Because the Mass is the central liturgical event, many liturgical studies focus on its early history, including Christian rites other than the Roman. Barrett 2011 summarizes both liturgical and musical development of the Mass, its documents, ritual gesture, and ceremonial grandeur. Fortescue 1955 details its liturgical history, including early Christian rites. King 1957 includes chapters on primitive forms and liturgical books. Willis 1994 surveys the earliest history of the Roman Mass up to the 7th century. McKinnon 1987a provides excerpts from writings of the early Church Fathers on music and liturgy. Other studies delve into more specific areas of Mass Propers. McKinnon 2000 details a 7th-century project to provide settings of Propers for every Sunday and feast. Cavanaugh 1976 discusses liturgical reforms and cycles of 16th-century Propers. McKinnon 1987b analyzes Jewish ritual influences on Christian psalmody, especially the Gradual psalm. (See also Plainchant.)

  • Barrett, Sam. “Music and Liturgy.” In The Cambridge Companion to Medieval Music. Edited by Mark Evarist, 185–204. Cambridge, UK: Cambridge University Press, 2011.

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    Excellent summary of liturgical/musical development of the Mass, from music as an optional decoration of the word to its becoming an essential element in the liturgy. Cites important documents for Roman Mass ceremonies, the gradual development of important feasts, the expansion of ritual gesture, and the ceremonial grandeur of polyphony. Touches briefly on the Salisbury (Sarum) Rite and compares it with the papal chapel solemn Mass.

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  • Cavanaugh, Philip. “Early Sixteenth-Century Cycles of Polyphonic Mass Propers—An Evolutionary Process of the Result of Liturgical Reforms?” Acta Musicologica 48.2 (1976): 151–165.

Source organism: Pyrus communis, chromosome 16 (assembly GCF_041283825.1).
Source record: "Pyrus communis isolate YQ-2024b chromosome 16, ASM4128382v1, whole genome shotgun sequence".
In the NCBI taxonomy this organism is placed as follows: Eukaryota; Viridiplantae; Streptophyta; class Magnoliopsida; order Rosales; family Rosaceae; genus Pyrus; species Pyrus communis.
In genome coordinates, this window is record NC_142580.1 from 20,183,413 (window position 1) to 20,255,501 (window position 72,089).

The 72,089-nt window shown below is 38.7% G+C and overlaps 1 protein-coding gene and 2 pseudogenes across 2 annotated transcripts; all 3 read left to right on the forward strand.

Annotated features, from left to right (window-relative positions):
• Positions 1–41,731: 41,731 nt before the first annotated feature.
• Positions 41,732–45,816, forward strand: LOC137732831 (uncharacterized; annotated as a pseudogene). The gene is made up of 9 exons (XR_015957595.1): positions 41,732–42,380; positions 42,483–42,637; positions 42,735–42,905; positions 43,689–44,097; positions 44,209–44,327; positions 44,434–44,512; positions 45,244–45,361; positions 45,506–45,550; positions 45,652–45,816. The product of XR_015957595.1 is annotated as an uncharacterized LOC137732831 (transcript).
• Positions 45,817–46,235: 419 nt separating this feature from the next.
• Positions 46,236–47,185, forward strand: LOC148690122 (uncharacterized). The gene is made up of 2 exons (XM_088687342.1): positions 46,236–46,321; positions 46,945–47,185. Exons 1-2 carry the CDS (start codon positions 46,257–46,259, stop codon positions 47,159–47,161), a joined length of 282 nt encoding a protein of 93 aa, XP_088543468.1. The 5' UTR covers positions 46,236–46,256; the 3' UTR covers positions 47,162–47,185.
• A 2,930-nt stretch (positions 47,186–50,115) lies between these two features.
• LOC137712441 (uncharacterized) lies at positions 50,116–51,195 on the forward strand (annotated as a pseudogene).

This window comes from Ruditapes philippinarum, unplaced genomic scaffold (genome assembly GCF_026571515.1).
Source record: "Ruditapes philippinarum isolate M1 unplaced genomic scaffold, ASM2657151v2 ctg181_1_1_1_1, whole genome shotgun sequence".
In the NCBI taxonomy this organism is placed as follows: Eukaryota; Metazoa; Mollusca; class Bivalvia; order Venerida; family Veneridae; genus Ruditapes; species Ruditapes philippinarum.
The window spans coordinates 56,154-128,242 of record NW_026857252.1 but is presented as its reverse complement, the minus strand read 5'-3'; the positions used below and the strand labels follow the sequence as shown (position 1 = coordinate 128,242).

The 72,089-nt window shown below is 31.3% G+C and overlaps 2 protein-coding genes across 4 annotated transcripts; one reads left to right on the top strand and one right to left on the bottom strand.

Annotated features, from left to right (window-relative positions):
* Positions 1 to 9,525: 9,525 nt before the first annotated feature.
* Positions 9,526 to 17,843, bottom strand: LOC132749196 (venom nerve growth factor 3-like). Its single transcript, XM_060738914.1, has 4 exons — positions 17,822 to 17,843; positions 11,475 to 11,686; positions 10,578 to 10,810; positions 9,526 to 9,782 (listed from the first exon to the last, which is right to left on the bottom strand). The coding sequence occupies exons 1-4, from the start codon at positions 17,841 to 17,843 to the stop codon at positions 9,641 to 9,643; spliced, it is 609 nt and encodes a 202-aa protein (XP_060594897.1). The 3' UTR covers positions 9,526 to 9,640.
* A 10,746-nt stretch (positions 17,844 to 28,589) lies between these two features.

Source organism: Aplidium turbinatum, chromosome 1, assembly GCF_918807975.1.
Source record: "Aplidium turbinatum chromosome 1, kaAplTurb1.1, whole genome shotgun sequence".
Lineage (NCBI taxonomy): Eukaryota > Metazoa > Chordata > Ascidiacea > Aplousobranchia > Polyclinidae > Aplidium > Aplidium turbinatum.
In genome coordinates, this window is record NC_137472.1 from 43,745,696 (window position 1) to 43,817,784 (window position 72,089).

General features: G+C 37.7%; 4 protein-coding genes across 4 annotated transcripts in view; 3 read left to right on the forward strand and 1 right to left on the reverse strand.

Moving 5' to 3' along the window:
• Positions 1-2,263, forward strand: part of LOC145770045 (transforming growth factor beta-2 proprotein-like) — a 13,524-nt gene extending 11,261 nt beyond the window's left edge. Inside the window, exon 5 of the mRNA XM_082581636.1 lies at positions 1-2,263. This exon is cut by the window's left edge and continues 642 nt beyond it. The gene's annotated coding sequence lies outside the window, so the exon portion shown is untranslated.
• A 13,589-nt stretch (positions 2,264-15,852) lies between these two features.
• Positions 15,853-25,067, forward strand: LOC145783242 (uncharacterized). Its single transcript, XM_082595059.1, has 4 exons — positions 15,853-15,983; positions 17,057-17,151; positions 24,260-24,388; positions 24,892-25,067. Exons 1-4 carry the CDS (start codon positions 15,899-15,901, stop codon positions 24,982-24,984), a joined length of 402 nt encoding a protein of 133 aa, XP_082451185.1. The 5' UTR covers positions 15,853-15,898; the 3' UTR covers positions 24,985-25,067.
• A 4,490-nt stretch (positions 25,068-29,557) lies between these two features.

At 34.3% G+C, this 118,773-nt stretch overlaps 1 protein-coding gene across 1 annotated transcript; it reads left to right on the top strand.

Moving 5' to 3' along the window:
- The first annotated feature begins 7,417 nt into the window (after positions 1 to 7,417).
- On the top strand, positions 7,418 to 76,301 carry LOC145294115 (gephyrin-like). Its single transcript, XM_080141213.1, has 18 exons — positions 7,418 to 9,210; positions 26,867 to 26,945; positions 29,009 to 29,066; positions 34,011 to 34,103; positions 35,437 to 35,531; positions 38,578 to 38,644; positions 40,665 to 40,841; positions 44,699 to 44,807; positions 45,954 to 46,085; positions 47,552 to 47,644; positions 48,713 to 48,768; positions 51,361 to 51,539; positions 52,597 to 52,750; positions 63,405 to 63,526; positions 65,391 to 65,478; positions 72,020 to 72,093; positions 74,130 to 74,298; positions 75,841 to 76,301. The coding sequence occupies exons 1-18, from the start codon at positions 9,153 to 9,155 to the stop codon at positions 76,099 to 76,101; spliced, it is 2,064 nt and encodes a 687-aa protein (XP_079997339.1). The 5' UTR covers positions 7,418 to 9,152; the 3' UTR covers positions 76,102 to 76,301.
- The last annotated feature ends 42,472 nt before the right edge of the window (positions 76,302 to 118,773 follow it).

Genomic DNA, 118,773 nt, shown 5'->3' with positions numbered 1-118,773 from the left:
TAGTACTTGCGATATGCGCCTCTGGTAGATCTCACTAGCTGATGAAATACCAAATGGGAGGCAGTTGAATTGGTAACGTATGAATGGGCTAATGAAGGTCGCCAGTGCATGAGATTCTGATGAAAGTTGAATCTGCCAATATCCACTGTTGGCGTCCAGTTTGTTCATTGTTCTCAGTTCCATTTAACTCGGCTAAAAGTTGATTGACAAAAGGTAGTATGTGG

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    Cavanaugh suggests that the appearance of polyphonic Mass Propers in the Trent 88 Codex may stem from a new religious feeling from the Council of Constance, when the Western Church was united under one pope. Says Isaac’s Choralis Constantinus and other South German cycles may have answered a need for liturgical reform.

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  • Fortescue, Adrian. The Mass: A Study of the Roman Liturgy. Rev. ed. London: Longmans, Green, 1955.

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    A detailed history of the Roman Mass from a liturgical standpoint. Useful for its discussion of early Christian rites, as well as the development of the Roman rite. Part 2 traces the order of the Mass up to the mid-20th century, with frequent allusions to the Church Fathers and other early writings.

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  • King, Archdale A. The Liturgy of the Roman Church. London: Longmans, Green, 1957.

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    Classic history of the Roman Catholic liturgy, including chapters on primitive forms, nomenclature, liturgical books, liturgical year (now somewhat out of date but still useful), and the Mass itself. Appendices include Holy Week and Easter liturgies, and Byzantine influences.